A while ago I posted about voting tactically in the European Elections. The Scottish Parliament elections are coming up this week. I thought I'd explain how, though the electoral system is similar, there's an important quirk that affects tactical voting.
As in the European Elections, when you vote for a list you give one vote to the first person on the list, half a vote to the second, a third of a vote to the third, and so on. However, the list you vote for might not be the list that's on your ballot paper.
Why? Because there are also single-member constituencies. Every candidate that wins a constituency gets added to the top of their party's list.
So, for example, here's are the results for the Lothian region in 2011, when the SNP won 8 constituencies and Labour won 1. Lothian elects 16 MSPs, so I've numbered the 16 candidates with the most votes.
There are two things to take note of here. Firstly, though they've been demoted, the SNP's Somerville and Orr weren't actually at the top of the SNP list. The candidates who were ahead of them were also running for constituencies which they won.
Secondly, I've shown the candidates who got elected in bold. You'll notice that this doesn't correspond to the top 16 candidates. When a party wins more seats via constituencies than they're entitled to by the list vote, another party (or parties) lose(s) out.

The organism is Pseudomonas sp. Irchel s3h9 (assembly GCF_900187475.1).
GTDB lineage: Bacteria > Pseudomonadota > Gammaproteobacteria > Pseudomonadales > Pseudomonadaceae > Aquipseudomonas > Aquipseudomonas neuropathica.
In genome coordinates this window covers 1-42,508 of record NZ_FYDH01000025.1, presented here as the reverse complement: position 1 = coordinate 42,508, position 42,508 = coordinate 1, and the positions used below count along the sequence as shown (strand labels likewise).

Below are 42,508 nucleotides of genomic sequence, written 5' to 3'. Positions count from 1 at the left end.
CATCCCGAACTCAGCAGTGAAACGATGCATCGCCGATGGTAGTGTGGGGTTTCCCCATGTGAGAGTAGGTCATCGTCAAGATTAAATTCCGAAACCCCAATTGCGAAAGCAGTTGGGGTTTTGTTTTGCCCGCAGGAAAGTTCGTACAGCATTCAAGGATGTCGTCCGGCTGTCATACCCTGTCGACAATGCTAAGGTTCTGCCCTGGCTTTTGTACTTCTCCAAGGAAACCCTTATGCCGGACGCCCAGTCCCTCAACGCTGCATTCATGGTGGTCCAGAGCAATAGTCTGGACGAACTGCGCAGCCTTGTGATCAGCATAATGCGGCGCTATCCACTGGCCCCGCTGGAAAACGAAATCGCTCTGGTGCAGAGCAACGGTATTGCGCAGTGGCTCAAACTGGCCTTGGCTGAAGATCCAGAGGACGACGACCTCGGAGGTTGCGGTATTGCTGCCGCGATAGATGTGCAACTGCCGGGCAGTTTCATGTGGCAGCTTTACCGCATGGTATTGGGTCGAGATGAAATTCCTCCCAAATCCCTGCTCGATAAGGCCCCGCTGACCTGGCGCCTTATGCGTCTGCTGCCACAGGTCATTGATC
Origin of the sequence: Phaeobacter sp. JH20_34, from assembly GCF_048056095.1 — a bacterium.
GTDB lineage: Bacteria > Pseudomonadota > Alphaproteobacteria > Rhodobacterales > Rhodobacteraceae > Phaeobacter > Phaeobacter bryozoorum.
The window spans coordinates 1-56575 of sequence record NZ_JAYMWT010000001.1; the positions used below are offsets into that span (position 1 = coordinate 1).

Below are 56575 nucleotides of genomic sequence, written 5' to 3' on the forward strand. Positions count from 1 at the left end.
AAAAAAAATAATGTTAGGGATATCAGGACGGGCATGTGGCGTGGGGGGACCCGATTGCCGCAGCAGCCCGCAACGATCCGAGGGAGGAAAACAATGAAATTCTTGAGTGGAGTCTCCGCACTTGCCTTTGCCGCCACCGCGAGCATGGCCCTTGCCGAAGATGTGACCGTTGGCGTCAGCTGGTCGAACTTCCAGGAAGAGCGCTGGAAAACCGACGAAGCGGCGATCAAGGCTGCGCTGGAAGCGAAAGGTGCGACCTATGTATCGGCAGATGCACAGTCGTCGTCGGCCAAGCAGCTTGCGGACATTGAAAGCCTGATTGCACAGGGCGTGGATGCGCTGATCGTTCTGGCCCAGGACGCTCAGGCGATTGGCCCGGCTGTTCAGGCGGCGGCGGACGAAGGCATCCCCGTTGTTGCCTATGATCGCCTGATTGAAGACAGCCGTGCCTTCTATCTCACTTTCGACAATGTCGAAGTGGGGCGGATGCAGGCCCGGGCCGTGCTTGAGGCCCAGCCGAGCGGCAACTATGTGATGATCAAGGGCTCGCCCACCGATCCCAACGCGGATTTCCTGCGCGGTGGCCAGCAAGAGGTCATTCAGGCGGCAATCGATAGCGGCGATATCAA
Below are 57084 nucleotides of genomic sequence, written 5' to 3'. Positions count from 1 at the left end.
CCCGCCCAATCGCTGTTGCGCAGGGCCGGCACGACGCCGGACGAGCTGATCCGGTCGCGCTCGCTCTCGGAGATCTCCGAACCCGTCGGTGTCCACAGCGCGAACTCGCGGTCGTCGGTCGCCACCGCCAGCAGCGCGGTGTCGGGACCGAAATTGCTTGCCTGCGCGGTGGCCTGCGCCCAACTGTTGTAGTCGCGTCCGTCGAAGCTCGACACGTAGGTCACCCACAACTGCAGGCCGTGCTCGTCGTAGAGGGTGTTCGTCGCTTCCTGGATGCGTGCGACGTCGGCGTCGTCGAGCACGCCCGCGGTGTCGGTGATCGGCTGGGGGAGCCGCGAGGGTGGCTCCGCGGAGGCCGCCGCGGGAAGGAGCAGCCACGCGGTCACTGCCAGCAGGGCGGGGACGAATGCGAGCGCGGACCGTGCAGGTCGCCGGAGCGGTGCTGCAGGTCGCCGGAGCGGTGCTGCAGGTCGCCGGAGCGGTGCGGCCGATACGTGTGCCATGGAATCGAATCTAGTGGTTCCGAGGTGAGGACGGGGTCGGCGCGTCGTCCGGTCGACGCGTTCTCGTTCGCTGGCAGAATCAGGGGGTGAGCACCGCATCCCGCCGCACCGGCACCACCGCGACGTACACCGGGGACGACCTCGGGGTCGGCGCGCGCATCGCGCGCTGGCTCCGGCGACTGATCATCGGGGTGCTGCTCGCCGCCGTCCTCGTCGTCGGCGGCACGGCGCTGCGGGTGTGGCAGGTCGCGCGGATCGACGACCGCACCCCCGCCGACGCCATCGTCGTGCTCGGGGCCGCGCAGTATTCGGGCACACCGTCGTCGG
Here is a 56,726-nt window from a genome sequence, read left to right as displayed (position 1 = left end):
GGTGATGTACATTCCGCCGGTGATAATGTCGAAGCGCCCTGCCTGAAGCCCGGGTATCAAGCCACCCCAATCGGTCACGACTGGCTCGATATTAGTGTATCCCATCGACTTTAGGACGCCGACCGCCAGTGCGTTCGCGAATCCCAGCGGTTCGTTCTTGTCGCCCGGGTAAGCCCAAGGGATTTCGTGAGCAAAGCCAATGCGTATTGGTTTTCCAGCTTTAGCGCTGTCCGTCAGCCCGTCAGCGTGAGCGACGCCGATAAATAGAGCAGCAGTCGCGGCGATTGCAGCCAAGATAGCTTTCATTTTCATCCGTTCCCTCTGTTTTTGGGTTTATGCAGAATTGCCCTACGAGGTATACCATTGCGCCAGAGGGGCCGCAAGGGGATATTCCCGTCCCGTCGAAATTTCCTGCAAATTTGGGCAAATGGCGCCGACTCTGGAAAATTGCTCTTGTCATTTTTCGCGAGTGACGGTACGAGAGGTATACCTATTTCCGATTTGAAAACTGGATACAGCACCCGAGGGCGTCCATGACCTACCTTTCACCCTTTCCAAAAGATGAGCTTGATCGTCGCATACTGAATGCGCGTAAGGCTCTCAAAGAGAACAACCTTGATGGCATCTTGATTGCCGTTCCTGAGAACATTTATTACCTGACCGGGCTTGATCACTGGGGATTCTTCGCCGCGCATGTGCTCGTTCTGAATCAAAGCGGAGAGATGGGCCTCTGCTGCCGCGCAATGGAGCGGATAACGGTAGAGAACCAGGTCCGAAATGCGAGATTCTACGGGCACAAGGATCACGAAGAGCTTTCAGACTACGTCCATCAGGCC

This is where tactical voting comes in. If a party is winning so many constituencies that it's exceeding its allocation, then there's no point voting for its list. The result for the Lothian region would have been exactly the same if nobody had voted for the SNP's list. With each vote counting for a ninth of a vote, the SNP would have needed 37,633 more votes to win an extra seat (by defeating the Conservative Gavin Brown). In contrast, Labour would have needed just 12,004 more, while the Liberal Democrats (who got 15,588) would have needed a mere 922 more.